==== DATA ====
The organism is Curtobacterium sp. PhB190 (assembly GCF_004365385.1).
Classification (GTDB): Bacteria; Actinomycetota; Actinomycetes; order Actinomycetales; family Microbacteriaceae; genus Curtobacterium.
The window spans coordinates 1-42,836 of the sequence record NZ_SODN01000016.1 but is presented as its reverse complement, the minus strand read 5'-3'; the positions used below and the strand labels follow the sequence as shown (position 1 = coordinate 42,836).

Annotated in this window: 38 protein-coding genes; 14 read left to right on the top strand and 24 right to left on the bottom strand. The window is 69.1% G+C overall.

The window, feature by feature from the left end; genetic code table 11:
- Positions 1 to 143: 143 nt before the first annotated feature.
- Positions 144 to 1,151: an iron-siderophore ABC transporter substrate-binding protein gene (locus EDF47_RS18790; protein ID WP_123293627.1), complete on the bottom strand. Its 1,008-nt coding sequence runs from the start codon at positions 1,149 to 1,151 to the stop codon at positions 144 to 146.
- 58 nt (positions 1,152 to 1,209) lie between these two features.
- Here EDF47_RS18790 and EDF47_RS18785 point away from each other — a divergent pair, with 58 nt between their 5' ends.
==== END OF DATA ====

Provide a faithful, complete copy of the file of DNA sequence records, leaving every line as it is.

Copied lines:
The organism is Curtobacterium sp. PhB190 (assembly GCF_004365385.1).
Classification (GTDB): Bacteria; Actinomycetota; Actinomycetes; order Actinomycetales; family Microbacteriaceae; genus Curtobacterium.
The window spans coordinates 1-42,836 of the sequence record NZ_SODN01000016.1 but is presented as its reverse complement, the minus strand read 5'-3'; the positions used below and the strand labels follow the sequence as shown (position 1 = coordinate 42,836).

Annotated in this window: 38 protein-coding genes; 14 read left to right on the top strand and 24 right to left on the bottom strand. The window is 69.1% G+C overall.

The window, feature by feature from the left end; genetic code table 11:
- Positions 1 to 143: 143 nt before the first annotated feature.
- Positions 144 to 1,151: an iron-siderophore ABC transporter substrate-binding protein gene (locus EDF47_RS18790; protein ID WP_123293627.1), complete on the bottom strand. Its 1,008-nt coding sequence runs from the start codon at positions 1,149 to 1,151 to the stop codon at positions 144 to 146.
- 58 nt (positions 1,152 to 1,209) lie between these two features.
- Here EDF47_RS18790 and EDF47_RS18785 point away from each other — a divergent pair, with 58 nt between their 5' ends.